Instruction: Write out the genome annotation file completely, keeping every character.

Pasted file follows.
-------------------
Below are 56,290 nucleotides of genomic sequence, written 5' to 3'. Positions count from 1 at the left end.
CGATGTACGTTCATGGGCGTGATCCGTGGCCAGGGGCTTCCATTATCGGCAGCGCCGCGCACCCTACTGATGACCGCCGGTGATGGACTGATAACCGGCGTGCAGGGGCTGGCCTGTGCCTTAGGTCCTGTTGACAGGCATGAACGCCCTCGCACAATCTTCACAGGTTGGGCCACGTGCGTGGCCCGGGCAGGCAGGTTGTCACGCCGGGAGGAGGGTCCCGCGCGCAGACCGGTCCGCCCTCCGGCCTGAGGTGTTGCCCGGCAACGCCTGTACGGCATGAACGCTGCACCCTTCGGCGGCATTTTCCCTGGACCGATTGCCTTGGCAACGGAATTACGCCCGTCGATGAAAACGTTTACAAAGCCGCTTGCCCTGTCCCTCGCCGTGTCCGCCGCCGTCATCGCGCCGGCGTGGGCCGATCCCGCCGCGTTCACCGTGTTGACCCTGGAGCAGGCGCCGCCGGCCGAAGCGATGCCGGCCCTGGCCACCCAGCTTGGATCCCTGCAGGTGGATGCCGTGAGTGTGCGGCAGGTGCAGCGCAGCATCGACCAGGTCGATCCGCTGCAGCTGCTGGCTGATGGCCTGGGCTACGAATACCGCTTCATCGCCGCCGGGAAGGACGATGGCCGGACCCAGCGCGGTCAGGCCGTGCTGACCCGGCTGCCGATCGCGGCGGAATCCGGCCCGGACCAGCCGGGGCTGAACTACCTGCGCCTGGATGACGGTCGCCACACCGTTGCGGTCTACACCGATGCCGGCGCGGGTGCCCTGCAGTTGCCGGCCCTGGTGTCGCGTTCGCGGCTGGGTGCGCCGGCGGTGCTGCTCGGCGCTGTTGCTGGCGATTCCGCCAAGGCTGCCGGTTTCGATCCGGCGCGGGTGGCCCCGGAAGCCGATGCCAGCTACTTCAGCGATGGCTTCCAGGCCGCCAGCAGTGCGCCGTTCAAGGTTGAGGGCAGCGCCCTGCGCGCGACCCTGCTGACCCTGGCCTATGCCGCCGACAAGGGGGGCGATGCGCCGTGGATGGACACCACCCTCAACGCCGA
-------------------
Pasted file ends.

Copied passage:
Below are 56,290 nucleotides of genomic sequence, written 5' to 3'. Positions count from 1 at the left end.
CGATGTACGTTCATGGGCGTGATCCGTGGCCAGGGGCTTCCATTATCGGCAGCGCCGCGCACCCTACTGATGACCGCCGGTGATGGACTGATAACCGGCGTGCAGGGGCTGGCCTGTGCCTTAGGTCCTGTTGACAGGCATGAACGCCCTCGCACAATCTTCACAGGTTGGGCCACGTGCGTGGCCCGGGCAGGCAGGTTGTCACGCCGGGAGGAGGGTCCCGCGCGCAGACCGGTCCGCCCTCCGGCCTGAGGTGTTGCCCGGCAACGCCTGTACGGCATGAACGCTGCACCCTTCGGCGGCATTTTCCCTGGACCGATTGCCTTGGCAACGGAATTACGCCCGTCGATGAAAACGTTTACAAAGCCGCTTGCCCTGTCCCTCGCCGTGTCCGCCGCCGTCATCGCGCCGGCGTGGGCCGATCCCGCCGCGTTCACCGTGTTGACCCTGGAGCAGGCGCCGCCGGCCGAAGCGATGCCGGCCCTGGCCACCCAGCTTGGATCCCTGCAGGTGGATGCCGTGAGTGTGCGGCAGGTGCAGCGCAGCATCGACCAGGTCGATCCGCTGCAGCTGCTGGCTGATGGCCTGGGCTACGAATACCGCTTCATCGCCGCCGGGAAGGACGATGGCCGGACCCAGCGCGGTCAGGCCGTGCTGACCCGGCTGCCGATCGCGGCGGAATCCGGCCCGGACCAGCCGGGGCTGAACTACCTGCGCCTGGATGACGGTCGCCACACCGTTGCGGTCTACACCGATGCCGGCGCGGGTGCCCTGCAGTTGCCGGCCCTGGTGTCGCGTTCGCGGCTGGGTGCGCCGGCGGTGCTGCTCGGCGCTGTTGCTGGCGATTCCGCCAAGGCTGCCGGTTTCGATCCGGCGCGGGTGGCCCCGGAAGCCGATGCCAGCTACTTCAGCGATGGCTTCCAGGCCGCCAGCAGTGCGCCGTTCAAGGTTGAGGGCAGCGCCCTGCGCGCGACCCTGCTGACCCTGGCCTATGCCGCCGACAAGGGGGGCGATGCGCCGTGGATGGACACCACCCTCAACGCCGA